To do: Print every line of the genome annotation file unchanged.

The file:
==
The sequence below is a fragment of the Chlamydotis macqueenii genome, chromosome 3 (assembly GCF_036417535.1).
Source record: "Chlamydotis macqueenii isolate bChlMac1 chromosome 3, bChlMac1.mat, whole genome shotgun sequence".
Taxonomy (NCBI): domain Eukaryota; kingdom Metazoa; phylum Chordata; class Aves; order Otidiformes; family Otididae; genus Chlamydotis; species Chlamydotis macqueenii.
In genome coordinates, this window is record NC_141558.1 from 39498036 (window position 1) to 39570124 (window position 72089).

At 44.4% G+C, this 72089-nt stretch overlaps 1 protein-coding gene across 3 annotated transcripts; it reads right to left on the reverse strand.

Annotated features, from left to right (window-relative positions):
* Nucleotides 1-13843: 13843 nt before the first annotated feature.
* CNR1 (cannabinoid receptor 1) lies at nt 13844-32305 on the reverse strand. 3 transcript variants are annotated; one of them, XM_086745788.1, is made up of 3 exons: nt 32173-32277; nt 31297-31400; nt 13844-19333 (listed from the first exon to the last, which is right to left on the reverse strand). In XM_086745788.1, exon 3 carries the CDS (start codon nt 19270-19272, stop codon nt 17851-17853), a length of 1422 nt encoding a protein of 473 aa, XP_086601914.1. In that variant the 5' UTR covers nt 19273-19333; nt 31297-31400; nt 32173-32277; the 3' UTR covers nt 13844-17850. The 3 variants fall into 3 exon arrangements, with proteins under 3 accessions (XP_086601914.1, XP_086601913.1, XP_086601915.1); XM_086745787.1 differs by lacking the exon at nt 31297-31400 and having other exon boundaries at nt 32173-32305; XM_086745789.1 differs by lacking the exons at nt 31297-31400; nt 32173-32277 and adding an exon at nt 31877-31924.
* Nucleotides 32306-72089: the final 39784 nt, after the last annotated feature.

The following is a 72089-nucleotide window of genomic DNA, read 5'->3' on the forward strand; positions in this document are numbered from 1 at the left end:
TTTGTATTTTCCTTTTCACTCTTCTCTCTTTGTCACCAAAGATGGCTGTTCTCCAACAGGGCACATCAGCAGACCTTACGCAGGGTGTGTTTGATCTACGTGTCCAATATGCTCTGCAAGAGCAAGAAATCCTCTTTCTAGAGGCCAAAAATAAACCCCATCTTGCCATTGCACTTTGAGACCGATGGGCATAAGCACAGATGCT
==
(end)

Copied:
The sequence below is a fragment of the Chlamydotis macqueenii genome, chromosome 3 (assembly GCF_036417535.1).
Source record: "Chlamydotis macqueenii isolate bChlMac1 chromosome 3, bChlMac1.mat, whole genome shotgun sequence".
Taxonomy (NCBI): domain Eukaryota; kingdom Metazoa; phylum Chordata; class Aves; order Otidiformes; family Otididae; genus Chlamydotis; species Chlamydotis macqueenii.
In genome coordinates, this window is record NC_141558.1 from 39498036 (window position 1) to 39570124 (window position 72089).

At 44.4% G+C, this 72089-nt stretch overlaps 1 protein-coding gene across 3 annotated transcripts; it reads right to left on the reverse strand.

Annotated features, from left to right (window-relative positions):
* Nucleotides 1-13843: 13843 nt before the first annotated feature.
* CNR1 (cannabinoid receptor 1) lies at nt 13844-32305 on the reverse strand. 3 transcript variants are annotated; one of them, XM_086745788.1, is made up of 3 exons: nt 32173-32277; nt 31297-31400; nt 13844-19333 (listed from the first exon to the last, which is right to left on the reverse strand). In XM_086745788.1, exon 3 carries the CDS (start codon nt 19270-19272, stop codon nt 17851-17853), a length of 1422 nt encoding a protein of 473 aa, XP_086601914.1. In that variant the 5' UTR covers nt 19273-19333; nt 31297-31400; nt 32173-32277; the 3' UTR covers nt 13844-17850. The 3 variants fall into 3 exon arrangements, with proteins under 3 accessions (XP_086601914.1, XP_086601913.1, XP_086601915.1); XM_086745787.1 differs by lacking the exon at nt 31297-31400 and having other exon boundaries at nt 32173-32305; XM_086745789.1 differs by lacking the exons at nt 31297-31400; nt 32173-32277 and adding an exon at nt 31877-31924.
* Nucleotides 32306-72089: the final 39784 nt, after the last annotated feature.

The following is a 72089-nucleotide window of genomic DNA, read 5'->3' on the forward strand; positions in this document are numbered from 1 at the left end:
TTTGTATTTTCCTTTTCACTCTTCTCTCTTTGTCACCAAAGATGGCTGTTCTCCAACAGGGCACATCAGCAGACCTTACGCAGGGTGTGTTTGATCTACGTGTCCAATATGCTCTGCAAGAGCAAGAAATCCTCTTTCTAGAGGCCAAAAATAAACCCCATCTTGCCATTGCACTTTGAGACCGATGGGCATAAGCACAGATGCT